Among the bad news related to the ill effects of climate change is that women are impacted disproportionately by the resulting disasters. Women are more likely to experience poverty, poorer health outcomes and increased vulnerability to sexual violence due to climate-related disaster events, such as floods, storms and drought.
New research that aims to quantitatively assess the drivers of suffering from disasters across less developed nations--with specific emphasis on gender relations--affirms this fact, but also reveals some good news: women who are economically empowered have a disproportionately positive impact on disaster outcomes--reducing the overall number of people affected.
Kelly F. Austin of Lehigh University and Laura A. McKinney of Tulane University looked at data from 85 less developed nations for their study, the results of which have been published in an article in Social Forces titled Disaster Devastation in Poor Nations: The Direct and Indirect Effects of Gender Equality, Ecological Losses, and Development. They found that advancing the economic status of women reduces the proportion of people affected by disasters directly, as economically empowered women are able to better prepare for and respond to disasters and indirectly, as they enhance health resources in the community that help reduce harm and prevent deaths.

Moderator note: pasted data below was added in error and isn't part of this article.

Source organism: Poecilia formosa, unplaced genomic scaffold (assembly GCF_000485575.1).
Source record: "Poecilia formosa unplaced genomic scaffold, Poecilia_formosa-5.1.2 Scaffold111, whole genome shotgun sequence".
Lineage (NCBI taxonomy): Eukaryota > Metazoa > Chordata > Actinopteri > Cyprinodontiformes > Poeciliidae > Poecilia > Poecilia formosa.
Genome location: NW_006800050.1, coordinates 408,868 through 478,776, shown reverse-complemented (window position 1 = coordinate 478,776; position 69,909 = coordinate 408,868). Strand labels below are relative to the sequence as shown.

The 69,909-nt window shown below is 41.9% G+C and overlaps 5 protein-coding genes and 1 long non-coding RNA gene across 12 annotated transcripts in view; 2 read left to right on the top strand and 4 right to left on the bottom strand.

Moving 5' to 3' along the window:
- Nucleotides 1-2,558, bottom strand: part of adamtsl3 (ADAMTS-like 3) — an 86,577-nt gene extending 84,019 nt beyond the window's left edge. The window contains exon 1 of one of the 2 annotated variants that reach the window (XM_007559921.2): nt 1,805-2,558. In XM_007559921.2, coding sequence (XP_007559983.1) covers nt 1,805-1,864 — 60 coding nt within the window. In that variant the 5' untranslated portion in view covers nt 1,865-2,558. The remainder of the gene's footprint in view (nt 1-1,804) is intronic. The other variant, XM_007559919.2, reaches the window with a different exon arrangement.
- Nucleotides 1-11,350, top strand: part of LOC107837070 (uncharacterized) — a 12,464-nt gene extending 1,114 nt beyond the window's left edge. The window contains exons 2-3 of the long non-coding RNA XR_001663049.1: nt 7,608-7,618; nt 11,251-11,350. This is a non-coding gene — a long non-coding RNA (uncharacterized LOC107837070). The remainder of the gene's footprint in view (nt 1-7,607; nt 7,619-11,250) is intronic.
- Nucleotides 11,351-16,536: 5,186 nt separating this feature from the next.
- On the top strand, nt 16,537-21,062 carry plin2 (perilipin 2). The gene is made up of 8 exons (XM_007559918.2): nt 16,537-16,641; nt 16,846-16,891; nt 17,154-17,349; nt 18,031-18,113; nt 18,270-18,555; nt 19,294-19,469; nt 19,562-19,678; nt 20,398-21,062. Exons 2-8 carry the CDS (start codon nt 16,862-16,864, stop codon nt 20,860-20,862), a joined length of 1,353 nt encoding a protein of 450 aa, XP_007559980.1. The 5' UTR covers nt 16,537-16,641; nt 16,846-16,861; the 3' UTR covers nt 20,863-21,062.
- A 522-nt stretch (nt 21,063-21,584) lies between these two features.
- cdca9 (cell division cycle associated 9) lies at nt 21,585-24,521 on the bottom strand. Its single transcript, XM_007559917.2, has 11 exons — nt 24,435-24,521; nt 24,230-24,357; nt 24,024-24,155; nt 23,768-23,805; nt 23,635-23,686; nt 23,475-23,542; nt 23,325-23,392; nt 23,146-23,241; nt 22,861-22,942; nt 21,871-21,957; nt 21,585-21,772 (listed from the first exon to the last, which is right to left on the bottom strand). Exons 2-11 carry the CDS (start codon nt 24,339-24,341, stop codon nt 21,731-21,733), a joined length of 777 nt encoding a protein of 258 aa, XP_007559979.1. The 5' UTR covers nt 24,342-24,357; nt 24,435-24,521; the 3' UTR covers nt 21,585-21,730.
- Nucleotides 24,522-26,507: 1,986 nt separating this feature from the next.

"Our analysis illustrates a clear connection between female economic empowerment and a reduction in the total number of disaster victims," said Austin, Assistant Professor of Sociology and Director of Lehigh's Health, Medicine and Society Program. "The key drivers are a tendency for women to use their earnings to meet basic needs that improve public health conditions, such as education fees, healthcare costs, clean water and sanitation services, as well as the fact that women routinely provide relief efforts to the household and broader community in the aftermath of disasters."
As a result of their findings, Austin and her colleague urge recognition of women as agents of harm reduction and advocates of community development. They also recommend that improving the economic empowerment of women be a part of any comprehensive plan to combat climate change and to mitigate damage from disasters.
Gender, the environment and disaster vulnerability
Their sample includes 85 countries for which data are reported for the key variables in their analysis, including the percentage of people affected by disasters and women's economic status. The sample only included less developed nations that have experienced a flood, storm or drought in which people have been affected for any year from 2001-2010.
Austin and McKinney measured harm caused by disasters by examining the number of people affected, injured, left homeless, or killed due to floods, storms or droughts--which are some of the most common and severe disasters associated with climate change dynamics. They measured women's economic status with three key variables: women's access to ownership of land, legal access to ownership of property other than land and legal access to credit or loans.